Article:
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Preface to the Second Edition

PREFACE TO THE SECOND EDITION.

The issue of a second edition of this book gives an opportunity to notice some objections, and, also, to remove some misapprehensions of its aim which have found expression in various criticisms.

The chief burden of these criticisms is that the book is pessimistic in its tone. It is said by one: "It does not acknowledge that there are any Christian tendencies; everything in our age is antichristian." By another: "It adopts a pessimistic theory of history." By another: "It represents the world as growing worse, rather than better."

A brief examination will show how baseless is all criticism of this kind.

We may assume that these writers accept as true the Lord's words: "All power is given unto me in heaven and in earth"; and believe that in due time He will manifest this power in a kingdom of righteousness and peace which will embrace all nations. Because Himself immortal, the final victory of Christianity is assured; and we need not dwell upon the signs of its triumph which so many are engaged in pointing out. The objection based upon pessimism is not, therefore, that the glorious goal set before the Church will not be reached; but that the present stage of its progress, and its immediate future, are presented in a pessimistic way. We are told that an Antichrist in the future is an anachronism; he has no place there. The clouds and tempests are behind us; only a cloudless sky and a smooth sea are before us, and the haven is at hand.

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In all questions as to the future of humanity, we must either picture this future for ourselves, or accept Divine revelation. Those who reject revelation, and map out the course of human history as pleases them, are of two classes. The first, which embraces not a few names distinguished in science and literature, affirms that so long as men live on the earth there will be a mingling of good and evil, a perpetual struggle between them. They see no kingdom of God in the coming years. With the second class, which embraces many nominal Christians, it is the evolutionary theory which determines for them the future of humanity. Believing in its continual upward progress, they can find no place for any development of evil and an Antichrist. The kingdom must come because it lies in the ever-ascending order of nature.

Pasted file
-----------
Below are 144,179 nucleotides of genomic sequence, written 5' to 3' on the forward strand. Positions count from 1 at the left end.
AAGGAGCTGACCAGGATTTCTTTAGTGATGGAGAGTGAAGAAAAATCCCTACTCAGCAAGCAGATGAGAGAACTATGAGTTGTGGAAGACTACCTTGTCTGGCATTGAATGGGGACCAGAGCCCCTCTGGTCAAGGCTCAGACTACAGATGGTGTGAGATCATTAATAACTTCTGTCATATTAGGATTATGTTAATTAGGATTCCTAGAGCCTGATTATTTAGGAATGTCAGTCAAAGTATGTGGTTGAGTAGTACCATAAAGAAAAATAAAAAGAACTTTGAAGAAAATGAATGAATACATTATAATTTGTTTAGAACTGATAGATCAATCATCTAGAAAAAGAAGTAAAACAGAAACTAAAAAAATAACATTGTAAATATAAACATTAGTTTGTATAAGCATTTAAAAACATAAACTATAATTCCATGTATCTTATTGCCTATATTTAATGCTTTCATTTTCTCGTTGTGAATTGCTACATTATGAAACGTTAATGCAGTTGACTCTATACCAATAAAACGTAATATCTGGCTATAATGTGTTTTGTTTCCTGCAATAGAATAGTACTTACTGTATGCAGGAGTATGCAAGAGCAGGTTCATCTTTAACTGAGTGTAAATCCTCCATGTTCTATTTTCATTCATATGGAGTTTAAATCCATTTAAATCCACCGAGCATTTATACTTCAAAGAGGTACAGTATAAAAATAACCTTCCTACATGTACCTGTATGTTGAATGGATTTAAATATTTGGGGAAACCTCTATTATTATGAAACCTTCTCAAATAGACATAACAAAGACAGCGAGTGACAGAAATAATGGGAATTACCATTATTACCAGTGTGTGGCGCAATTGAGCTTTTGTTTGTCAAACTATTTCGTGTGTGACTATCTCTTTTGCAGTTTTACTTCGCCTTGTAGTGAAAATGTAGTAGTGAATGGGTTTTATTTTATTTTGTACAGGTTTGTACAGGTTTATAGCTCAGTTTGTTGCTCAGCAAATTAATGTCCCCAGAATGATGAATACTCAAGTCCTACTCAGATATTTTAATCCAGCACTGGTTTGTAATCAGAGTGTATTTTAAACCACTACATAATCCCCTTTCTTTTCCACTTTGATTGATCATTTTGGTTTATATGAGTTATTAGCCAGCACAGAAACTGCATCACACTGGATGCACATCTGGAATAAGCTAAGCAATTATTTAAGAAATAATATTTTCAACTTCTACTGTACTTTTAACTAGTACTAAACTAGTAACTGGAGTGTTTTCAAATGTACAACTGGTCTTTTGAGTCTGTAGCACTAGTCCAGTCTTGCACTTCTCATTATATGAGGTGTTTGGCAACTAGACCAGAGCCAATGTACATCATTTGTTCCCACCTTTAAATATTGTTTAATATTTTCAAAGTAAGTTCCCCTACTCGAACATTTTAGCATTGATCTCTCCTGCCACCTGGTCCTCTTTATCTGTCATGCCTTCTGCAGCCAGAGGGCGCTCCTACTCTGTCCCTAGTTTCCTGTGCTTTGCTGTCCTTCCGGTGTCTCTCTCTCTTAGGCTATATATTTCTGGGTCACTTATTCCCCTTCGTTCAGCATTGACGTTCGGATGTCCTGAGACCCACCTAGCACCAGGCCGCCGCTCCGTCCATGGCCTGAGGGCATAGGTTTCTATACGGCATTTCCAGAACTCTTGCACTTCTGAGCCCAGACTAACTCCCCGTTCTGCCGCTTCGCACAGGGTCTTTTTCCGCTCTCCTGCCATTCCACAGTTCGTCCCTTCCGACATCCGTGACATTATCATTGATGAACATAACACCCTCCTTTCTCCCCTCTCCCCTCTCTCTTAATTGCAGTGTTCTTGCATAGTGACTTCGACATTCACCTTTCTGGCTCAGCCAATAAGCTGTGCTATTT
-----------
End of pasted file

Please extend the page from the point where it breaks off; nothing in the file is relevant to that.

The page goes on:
If we turn to those who believe that all true knowledge of the future of man is based upon Divine revelation, we find two classes: (a) those who hold that Christ will establish His kingdom by the peaceable and gradual diffusion of His principles; (b) those who look for its establishment through His personal acts in the separation of the good and the evil, and in final judgment. These two interpretations of the Divine purpose in Christ, as it is revealed, are radically at variance. One rests upon the conception that the depths of wickedness in man's sinful nature have been already fathomed. There are no lower deeps, no new forms in which the hostility to God and Christ can manifest itself. The other conceives of depths not yet fathomed, of forms of wickedness not yet manifested. It sees actively working a spirit of pride and lawlessness which will find its culmination and highest expression in the man of sin who seats himself in the temple of God, "showing himself that he is God."